A 4-year-old asymptomatic girl was brought to the outpatient clinic for a checkup visit. She was clinically followed for a known diagnosis of small ventricular septal defect (VSD) by a local pediatric cardiologist since early infancy. She had a history of warm autoimmune hemolytic anemia (WAHA) for 1 year ago which was successfully controlled by prednisolone and cyclosporine at a dose of 2 mg/kg/day and 2 mg/kg/day, respectively. She had a mildly cushingoid face and was in good general condition with normal growth and development.
However, findings on her cardiac examination were not explained with her history of the small VSD. P2 component of the second heart sound was loud, and a regurgitant murmur of 3/6 was heard at the lower left sternal border. Complete two-dimensional echocardiography revealed a very large, about 4 cm × 4 cm vegetation extending from the tricuspid valve to the pulmonary valve, producing moderate tricuspid regurgitation with a pressure gradient of 90 mmHg and mild pulmonary stenosis and regurgitation. There was a small VSD which was almost sealed by the large vegetation [Video 1],[Video 2],[Video 3].
Electrocardiogram showed right ventricular hypertrophy, and chest X-ray revealed a round consolidation in the right lung [Figure 1]a.
Figure 1: (a) Chest X-ray of the child at the time of admission shows a round consolidation in the right lung. (b and c) are the computed tomographic angiographic images which indicate the dilation and cutoff the pulmonary blood flow in the branch of right pulmonary artery due to thromboembolism. The short-axis cut of the right pulmonary artery has produced a circular appearance resembling the “moon in the sky”
Computed tomographic angiography (CT) of the chest showed multiple thromboembolism in the right and left lung with aneurysmal dilation of the right pulmonary artery [Figure 1]b and c and [Video 4] and [Video 5]. The child was admitted. Intravenous (IV) antibiotics were started with the diagnosis of bacterial endocarditis. Blood cultures obtained before antibiotic therapy were positive for group B streptococcus viridians with sensitivity to penicillin and ampicillin. Since there was no change in the size of the vegetation after 6 weeks of IV antibiotic therapy, the patient underwent elective cardiac surgery. The huge vegetation with the calcification and abscess formation inside it was removed. Tricuspid and pulmonary valves were repaired and thrombectomy of the pulmonary artery branches were done. The small 3-mm VSD was closed by simple sutures. Postoperative IV antibiotics were continued for 4 weeks. Despite advice of the pediatric cardiologist on the necessity of continued IV antibiotic therapy, the parents took the child to home. Two weeks later, the child was brought to the emergency department in a seriously ill condition with respiratory distress. Her echocardiographic examination revealed recurrence of the vegetation in the right ventricle. Cardiopulmonary CT angiography revealed massive pulmonary thromboembolism. The child died of fatal pulmonary hemorrhage.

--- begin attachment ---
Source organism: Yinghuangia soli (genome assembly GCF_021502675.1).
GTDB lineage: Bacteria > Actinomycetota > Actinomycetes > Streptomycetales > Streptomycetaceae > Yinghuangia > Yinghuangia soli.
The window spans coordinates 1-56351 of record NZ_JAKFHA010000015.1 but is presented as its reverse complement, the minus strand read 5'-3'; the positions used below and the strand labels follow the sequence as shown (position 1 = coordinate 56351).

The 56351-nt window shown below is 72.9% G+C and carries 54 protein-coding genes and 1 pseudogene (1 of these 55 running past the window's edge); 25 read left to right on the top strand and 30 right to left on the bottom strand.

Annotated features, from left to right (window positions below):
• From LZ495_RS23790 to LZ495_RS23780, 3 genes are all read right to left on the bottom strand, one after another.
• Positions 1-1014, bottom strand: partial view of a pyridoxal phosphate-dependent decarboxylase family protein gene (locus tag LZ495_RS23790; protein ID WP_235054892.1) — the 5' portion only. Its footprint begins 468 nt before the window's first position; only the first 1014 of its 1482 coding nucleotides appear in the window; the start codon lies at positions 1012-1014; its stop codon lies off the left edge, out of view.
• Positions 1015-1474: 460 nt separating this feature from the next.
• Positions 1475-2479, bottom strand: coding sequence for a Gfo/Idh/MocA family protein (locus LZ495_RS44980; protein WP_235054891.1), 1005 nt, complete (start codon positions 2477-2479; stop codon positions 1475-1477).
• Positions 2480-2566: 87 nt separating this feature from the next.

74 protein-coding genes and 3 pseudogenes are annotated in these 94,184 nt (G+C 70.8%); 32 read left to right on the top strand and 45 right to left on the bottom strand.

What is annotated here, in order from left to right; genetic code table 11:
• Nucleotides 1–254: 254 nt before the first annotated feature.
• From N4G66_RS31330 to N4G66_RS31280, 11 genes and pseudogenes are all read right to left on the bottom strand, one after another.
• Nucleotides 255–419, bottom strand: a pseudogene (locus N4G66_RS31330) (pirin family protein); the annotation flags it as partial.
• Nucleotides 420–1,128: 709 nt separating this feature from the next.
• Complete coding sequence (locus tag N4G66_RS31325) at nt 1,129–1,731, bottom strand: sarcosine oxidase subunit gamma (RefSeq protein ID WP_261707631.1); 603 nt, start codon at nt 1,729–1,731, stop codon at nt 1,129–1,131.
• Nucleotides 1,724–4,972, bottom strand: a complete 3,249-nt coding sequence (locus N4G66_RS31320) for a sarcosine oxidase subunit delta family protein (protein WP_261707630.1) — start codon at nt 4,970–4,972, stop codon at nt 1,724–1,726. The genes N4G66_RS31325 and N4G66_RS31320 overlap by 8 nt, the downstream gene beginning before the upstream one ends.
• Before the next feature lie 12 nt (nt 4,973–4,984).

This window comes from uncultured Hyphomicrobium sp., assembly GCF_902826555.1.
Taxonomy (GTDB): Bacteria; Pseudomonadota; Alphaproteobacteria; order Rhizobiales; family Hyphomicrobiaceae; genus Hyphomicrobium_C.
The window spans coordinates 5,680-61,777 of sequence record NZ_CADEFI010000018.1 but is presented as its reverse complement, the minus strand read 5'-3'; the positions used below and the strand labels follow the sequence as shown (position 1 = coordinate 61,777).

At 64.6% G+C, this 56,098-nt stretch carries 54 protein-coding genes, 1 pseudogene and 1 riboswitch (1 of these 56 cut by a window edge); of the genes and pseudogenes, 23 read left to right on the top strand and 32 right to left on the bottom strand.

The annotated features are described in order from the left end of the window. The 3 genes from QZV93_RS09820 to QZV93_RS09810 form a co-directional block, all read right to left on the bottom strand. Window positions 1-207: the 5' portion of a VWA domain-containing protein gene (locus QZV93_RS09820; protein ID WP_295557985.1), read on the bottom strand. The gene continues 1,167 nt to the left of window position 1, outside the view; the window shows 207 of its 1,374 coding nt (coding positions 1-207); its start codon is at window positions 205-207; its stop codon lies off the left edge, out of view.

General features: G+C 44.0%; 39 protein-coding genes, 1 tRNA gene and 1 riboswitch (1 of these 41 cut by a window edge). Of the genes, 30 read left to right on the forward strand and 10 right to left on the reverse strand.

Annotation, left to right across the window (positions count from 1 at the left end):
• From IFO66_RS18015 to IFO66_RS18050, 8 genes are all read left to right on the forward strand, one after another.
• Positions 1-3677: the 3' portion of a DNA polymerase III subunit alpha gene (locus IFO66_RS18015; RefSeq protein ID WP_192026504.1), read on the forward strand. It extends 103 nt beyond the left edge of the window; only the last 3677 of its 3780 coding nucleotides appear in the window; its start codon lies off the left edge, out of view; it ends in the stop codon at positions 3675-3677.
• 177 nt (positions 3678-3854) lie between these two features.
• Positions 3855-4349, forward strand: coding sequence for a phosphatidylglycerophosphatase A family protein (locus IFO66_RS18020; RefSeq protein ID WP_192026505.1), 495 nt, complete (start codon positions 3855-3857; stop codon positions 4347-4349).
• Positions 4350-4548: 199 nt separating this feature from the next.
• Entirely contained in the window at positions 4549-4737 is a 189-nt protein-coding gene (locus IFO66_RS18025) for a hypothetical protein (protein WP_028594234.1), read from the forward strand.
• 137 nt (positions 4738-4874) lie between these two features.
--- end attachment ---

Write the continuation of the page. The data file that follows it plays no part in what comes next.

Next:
Closure of small VSD is not recommended in the literature. However, certain forms of idiopathic WAHA predisposes the child to thromboembolic events including venous thromboembolism and pulmonary thromboembolism.,,, In this case, the triad of “small VSD,” “WAHA,” and “immunosuppressive treatment” predisposed the child to clinically masked bacterial endocarditis and pulmonary embolism. Prednisolone and cyclosporine disguised the clinical manifestations of infection and inflammation in this child [Figure 2].
Figure 2: This scheme shows the interactions between the ominous comorbidities of small ventricular septal defect and warm autoimmune hemolytic anemia, a hemolytic disease that predisposes to venous and pulmonary thromboembolic events
WAHA and VSD are ominous comorbidities. Closure of even small-sized VSDs is strongly recommended in a child with WAHA. To close or not to close a VSD, it is the “whole” of the patient that counts not simply the size of the “hole” in his/her heart.
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The authors certify that they have obtained all appropriate patient consent forms. In the form the patient(s) has/have given his/her/their consent for his/her/their images and other clinical information to be reported in the journal. The patients understand that their names and initials will not be published and due efforts will be made to conceal their identity, but anonymity cannot be guaranteed.
Kidd L, Driscoll DJ, Gersony WM, Hayes CJ, Keane JF, O'Fallon WM, et al. Second natural history study of congenital heart defects. Results of treatment of patients with ventricular septal defects. Circulation 1993;87 2 Suppl: I38-51.